This project brought a new element into my quilting because it used fusible grid paper. And let me start off by saying how awesome this stuff is!! It makes your piecing look so precise when really you don't have to do much.
For the pattern your working with 1 7/8th inch squares. Over 200 of them! So the start of this quilt for me was a huge cutting session. I had about 12 fat quarters in orange hues, 4 in black, 3 in brown, and one in green. After I cut what seemed like a billion squares I laid out my fusible grid and got to work.
The great thing about the grid is you can lay everything out and play with placement to make sure where you like items before you commit to sewing or even fusing the items in place. For me once I laid everything out I actually did my first ironing on my dining room table (don't tell the husband please!). I did put batting under the grid to protect the table. This allowed me to move the whole piece to the ironing board for a true press.
When pressing you're adhering 1 7/8th inch squares to 2 inch fusible grid so there is some exposed glue. Because of this the ladies at my new favorite quilting store introduced me to an appliqué pressing sheet. You place it over the quilt squares and iron right on top so it gets the glue, not your iron.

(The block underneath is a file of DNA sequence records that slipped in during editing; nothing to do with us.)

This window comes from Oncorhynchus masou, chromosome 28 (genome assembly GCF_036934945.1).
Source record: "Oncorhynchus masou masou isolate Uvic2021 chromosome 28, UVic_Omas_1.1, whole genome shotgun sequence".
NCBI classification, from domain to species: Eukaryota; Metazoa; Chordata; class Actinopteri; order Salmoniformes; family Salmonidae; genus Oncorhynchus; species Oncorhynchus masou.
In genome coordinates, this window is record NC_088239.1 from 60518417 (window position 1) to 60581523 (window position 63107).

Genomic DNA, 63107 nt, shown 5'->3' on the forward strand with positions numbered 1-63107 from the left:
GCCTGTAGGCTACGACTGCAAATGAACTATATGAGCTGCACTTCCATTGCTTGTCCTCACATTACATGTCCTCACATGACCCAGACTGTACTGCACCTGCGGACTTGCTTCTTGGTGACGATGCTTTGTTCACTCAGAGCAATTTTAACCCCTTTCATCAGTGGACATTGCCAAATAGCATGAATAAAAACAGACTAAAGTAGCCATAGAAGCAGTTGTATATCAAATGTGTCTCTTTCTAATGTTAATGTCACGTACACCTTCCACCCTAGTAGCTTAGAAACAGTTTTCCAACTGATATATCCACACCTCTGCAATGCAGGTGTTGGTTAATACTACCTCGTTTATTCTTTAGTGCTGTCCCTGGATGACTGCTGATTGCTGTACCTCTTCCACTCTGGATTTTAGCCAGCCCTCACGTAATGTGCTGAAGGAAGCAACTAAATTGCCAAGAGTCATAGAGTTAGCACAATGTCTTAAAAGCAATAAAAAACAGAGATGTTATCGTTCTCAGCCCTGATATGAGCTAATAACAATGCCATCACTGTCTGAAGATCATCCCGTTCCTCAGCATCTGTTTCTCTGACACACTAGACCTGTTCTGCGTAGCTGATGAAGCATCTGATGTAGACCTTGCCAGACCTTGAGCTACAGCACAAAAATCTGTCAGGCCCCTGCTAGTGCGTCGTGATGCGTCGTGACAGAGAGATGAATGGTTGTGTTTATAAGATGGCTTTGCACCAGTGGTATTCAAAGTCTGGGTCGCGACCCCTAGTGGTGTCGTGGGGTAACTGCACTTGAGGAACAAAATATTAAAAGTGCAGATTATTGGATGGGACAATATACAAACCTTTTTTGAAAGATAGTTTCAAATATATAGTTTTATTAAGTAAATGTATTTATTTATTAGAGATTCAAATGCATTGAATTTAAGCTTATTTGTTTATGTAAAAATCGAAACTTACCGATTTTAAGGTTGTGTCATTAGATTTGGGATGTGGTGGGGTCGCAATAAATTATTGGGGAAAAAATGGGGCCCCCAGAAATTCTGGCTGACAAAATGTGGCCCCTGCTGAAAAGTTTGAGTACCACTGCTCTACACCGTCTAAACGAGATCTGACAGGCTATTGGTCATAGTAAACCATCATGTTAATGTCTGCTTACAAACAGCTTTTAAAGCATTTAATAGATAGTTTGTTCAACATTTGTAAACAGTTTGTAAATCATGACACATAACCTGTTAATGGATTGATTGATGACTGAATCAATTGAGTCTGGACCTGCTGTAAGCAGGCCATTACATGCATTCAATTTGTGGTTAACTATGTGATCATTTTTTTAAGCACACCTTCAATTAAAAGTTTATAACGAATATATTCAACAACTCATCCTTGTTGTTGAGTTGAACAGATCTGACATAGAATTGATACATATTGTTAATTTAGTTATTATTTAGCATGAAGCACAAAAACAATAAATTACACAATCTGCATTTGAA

Once all your squares are fused you fold the grid paper row by row and sew across horizontally. Then once all the horizontal rows are complete you move on to vertical rows. However there is a step in the middle. You need to go through and snip at the seam allowance between squares to help the grid paper fold and sew vertically. Once this is done you can move on to the vertical row sewing.
Once your pieces are sewn to the fusible grid you cut out your shape and lay your backing on top, RIGHT SIDES TOGETHER-- I emphasis this because I did it wrong sides together and spent an hour seam ripping later. Once your pumpkin and backing are right sides together your batting is place over the backing. Then you sew your 1/4 inch seam around the outside of your pumpkin, leaving an area for turning it inside out at the bottom.
Once sewn you cut off the excess backing and batting and clip the corners. Then turn inside out. Once inside out you will use a point turner to refine the corners and then finally see the bottom opening closed.
The original pattern has a set of decorations that can be purchased including the scrabble teeth, raffia, and button eyes. It ran about $20 but I still bought it. Because I had so much fabric left I actually made a second Scrabble Jack and for it I found similar items to the buttons and raffia at Hobby Lobby and used them.